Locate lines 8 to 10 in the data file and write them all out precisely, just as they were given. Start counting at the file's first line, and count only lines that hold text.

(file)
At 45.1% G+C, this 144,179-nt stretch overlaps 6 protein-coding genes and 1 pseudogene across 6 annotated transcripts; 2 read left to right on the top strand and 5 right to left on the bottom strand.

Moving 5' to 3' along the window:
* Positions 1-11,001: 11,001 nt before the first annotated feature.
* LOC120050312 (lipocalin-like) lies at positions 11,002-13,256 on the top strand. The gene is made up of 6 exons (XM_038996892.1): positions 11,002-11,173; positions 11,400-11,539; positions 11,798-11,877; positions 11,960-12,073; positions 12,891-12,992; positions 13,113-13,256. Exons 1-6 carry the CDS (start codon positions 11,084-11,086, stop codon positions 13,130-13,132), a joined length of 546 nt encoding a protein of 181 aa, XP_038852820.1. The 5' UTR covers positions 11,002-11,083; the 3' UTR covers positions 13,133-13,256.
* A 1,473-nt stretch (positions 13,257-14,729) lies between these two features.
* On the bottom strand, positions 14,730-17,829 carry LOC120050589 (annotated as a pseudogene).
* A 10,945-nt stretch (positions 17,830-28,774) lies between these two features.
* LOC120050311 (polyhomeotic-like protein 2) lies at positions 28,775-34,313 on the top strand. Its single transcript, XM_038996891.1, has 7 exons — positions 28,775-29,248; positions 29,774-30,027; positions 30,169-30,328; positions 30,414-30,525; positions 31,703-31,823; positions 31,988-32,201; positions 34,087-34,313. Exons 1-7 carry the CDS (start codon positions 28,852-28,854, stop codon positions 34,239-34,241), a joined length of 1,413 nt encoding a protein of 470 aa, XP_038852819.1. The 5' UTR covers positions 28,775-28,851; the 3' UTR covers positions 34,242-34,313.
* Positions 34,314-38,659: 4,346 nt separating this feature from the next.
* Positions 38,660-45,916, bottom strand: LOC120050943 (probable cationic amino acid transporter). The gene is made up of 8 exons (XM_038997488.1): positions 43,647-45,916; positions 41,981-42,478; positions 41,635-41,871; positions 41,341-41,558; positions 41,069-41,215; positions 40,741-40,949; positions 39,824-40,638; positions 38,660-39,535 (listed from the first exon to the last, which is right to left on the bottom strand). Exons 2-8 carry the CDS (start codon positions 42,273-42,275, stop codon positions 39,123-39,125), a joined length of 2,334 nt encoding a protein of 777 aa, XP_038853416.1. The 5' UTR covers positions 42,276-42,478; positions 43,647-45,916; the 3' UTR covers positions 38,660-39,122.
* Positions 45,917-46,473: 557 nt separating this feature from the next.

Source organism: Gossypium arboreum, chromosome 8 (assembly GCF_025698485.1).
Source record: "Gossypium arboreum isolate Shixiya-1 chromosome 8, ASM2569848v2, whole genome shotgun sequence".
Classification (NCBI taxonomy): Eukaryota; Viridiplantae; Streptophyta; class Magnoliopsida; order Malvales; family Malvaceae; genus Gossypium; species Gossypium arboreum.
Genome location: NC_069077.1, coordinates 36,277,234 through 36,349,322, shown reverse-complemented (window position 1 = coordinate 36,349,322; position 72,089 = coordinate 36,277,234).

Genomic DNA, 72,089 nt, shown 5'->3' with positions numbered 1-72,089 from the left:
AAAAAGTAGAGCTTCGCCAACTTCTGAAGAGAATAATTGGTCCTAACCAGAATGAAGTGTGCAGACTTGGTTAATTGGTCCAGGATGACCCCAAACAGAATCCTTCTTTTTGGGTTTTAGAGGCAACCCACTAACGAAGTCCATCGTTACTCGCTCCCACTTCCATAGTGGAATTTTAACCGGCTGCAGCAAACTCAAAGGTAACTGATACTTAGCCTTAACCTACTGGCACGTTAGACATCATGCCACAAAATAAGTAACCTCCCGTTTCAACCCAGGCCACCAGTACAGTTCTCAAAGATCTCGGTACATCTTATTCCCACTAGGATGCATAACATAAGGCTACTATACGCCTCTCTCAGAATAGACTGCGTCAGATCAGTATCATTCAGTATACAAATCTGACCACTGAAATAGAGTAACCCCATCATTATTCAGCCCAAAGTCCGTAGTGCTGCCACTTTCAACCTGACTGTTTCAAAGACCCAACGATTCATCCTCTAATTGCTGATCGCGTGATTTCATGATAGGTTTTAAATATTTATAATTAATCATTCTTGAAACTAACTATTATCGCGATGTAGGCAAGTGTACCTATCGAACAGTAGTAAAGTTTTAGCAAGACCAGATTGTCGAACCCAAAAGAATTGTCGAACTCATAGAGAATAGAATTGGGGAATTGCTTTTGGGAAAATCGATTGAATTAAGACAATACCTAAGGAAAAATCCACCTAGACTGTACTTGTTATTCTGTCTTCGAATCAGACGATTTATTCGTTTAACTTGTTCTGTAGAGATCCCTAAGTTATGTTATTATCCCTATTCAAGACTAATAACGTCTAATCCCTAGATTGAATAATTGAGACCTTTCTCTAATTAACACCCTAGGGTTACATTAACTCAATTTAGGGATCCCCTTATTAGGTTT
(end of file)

* LOC120050311 (polyhomeotic-like protein 2) lies at positions 28,775-34,313 on the top strand. Its single transcript, XM_038996891.1, has 7 exons — positions 28,775-29,248; positions 29,774-30,027; positions 30,169-30,328; positions 30,414-30,525; positions 31,703-31,823; positions 31,988-32,201; positions 34,087-34,313. Exons 1-7 carry the CDS (start codon positions 28,852-28,854, stop codon positions 34,239-34,241), a joined length of 1,413 nt encoding a protein of 470 aa, XP_038852819.1. The 5' UTR covers positions 28,775-28,851; the 3' UTR covers positions 34,242-34,313.
* Positions 34,314-38,659: 4,346 nt separating this feature from the next.
* Positions 38,660-45,916, bottom strand: LOC120050943 (probable cationic amino acid transporter). The gene is made up of 8 exons (XM_038997488.1): positions 43,647-45,916; positions 41,981-42,478; positions 41,635-41,871; positions 41,341-41,558; positions 41,069-41,215; positions 40,741-40,949; positions 39,824-40,638; positions 38,660-39,535 (listed from the first exon to the last, which is right to left on the bottom strand). Exons 2-8 carry the CDS (start codon positions 42,273-42,275, stop codon positions 39,123-39,125), a joined length of 2,334 nt encoding a protein of 777 aa, XP_038853416.1. The 5' UTR covers positions 42,276-42,478; positions 43,647-45,916; the 3' UTR covers positions 38,660-39,122.